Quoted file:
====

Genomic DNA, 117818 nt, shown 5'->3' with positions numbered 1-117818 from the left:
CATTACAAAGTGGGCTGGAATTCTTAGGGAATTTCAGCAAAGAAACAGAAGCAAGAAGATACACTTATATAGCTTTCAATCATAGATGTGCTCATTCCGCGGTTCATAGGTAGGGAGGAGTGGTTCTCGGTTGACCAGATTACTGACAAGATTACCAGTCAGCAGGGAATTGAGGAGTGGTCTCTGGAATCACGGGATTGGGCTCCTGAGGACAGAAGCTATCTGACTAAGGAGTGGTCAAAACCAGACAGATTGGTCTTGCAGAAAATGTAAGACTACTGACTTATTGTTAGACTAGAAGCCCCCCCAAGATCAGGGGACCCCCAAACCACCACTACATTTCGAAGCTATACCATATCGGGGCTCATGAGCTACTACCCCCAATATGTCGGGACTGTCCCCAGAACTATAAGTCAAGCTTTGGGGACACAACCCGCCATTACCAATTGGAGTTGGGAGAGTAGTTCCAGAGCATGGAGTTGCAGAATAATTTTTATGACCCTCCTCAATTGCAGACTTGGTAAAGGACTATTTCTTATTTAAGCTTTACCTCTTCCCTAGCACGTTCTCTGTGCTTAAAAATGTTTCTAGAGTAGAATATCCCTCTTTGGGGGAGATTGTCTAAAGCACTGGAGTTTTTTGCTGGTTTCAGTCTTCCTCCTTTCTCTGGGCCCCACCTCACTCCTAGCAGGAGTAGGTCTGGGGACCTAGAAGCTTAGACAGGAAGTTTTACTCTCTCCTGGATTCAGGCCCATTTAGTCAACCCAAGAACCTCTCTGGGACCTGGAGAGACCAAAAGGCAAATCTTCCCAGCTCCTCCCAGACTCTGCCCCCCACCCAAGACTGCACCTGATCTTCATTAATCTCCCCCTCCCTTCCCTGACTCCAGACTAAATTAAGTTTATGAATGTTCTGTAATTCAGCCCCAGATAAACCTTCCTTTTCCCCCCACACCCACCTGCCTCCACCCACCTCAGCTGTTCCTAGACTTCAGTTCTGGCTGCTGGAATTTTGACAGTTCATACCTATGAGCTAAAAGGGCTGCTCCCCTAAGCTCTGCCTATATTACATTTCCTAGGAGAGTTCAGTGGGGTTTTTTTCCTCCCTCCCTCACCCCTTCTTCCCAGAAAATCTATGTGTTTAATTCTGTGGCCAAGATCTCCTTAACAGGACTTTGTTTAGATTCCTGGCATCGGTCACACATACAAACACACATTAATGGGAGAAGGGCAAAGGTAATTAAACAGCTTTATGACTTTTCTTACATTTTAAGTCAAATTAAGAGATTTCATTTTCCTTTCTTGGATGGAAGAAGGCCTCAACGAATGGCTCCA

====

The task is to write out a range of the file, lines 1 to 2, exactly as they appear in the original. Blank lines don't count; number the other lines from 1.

Genomic DNA, 117818 nt, shown 5'->3' with positions numbered 1-117818 from the left:
CATTACAAAGTGGGCTGGAATTCTTAGGGAATTTCAGCAAAGAAACAGAAGCAAGAAGATACACTTATATAGCTTTCAATCATAGATGTGCTCATTCCGCGGTTCATAGGTAGGGAGGAGTGGTTCTCGGTTGACCAGATTACTGACAAGATTACCAGTCAGCAGGGAATTGAGGAGTGGTCTCTGGAATCACGGGATTGGGCTCCTGAGGACAGAAGCTATCTGACTAAGGAGTGGTCAAAACCAGACAGATTGGTCTTGCAGAAAATGTAAGACTACTGACTTATTGTTAGACTAGAAGCCCCCCCAAGATCAGGGGACCCCCAAACCACCACTACATTTCGAAGCTATACCATATCGGGGCTCATGAGCTACTACCCCCAATATGTCGGGACTGTCCCCAGAACTATAAGTCAAGCTTTGGGGACACAACCCGCCATTACCAATTGGAGTTGGGAGAGTAGTTCCAGAGCATGGAGTTGCAGAATAATTTTTATGACCCTCCTCAATTGCAGACTTGGTAAAGGACTATTTCTTATTTAAGCTTTACCTCTTCCCTAGCACGTTCTCTGTGCTTAAAAATGTTTCTAGAGTAGAATATCCCTCTTTGGGGGAGATTGTCTAAAGCACTGGAGTTTTTTGCTGGTTTCAGTCTTCCTCCTTTCTCTGGGCCCCACCTCACTCCTAGCAGGAGTAGGTCTGGGGACCTAGAAGCTTAGACAGGAAGTTTTACTCTCTCCTGGATTCAGGCCCATTTAGTCAACCCAAGAACCTCTCTGGGACCTGGAGAGACCAAAAGGCAAATCTTCCCAGCTCCTCCCAGACTCTGCCCCCCACCCAAGACTGCACCTGATCTTCATTAATCTCCCCCTCCCTTCCCTGACTCCAGACTAAATTAAGTTTATGAATGTTCTGTAATTCAGCCCCAGATAAACCTTCCTTTTCCCCCCACACCCACCTGCCTCCACCCACCTCAGCTGTTCCTAGACTTCAGTTCTGGCTGCTGGAATTTTGACAGTTCATACCTATGAGCTAAAAGGGCTGCTCCCCTAAGCTCTGCCTATATTACATTTCCTAGGAGAGTTCAGTGGGGTTTTTTTCCTCCCTCCCTCACCCCTTCTTCCCAGAAAATCTATGTGTTTAATTCTGTGGCCAAGATCTCCTTAACAGGACTTTGTTTAGATTCCTGGCATCGGTCACACATACAAACACACATTAATGGGAGAAGGGCAAAGGTAATTAAACAGCTTTATGACTTTTCTTACATTTTAAGTCAAATTAAGAGATTTCATTTTCCTTTCTTGGATGGAAGAAGGCCTCAACGAATGGCTCCA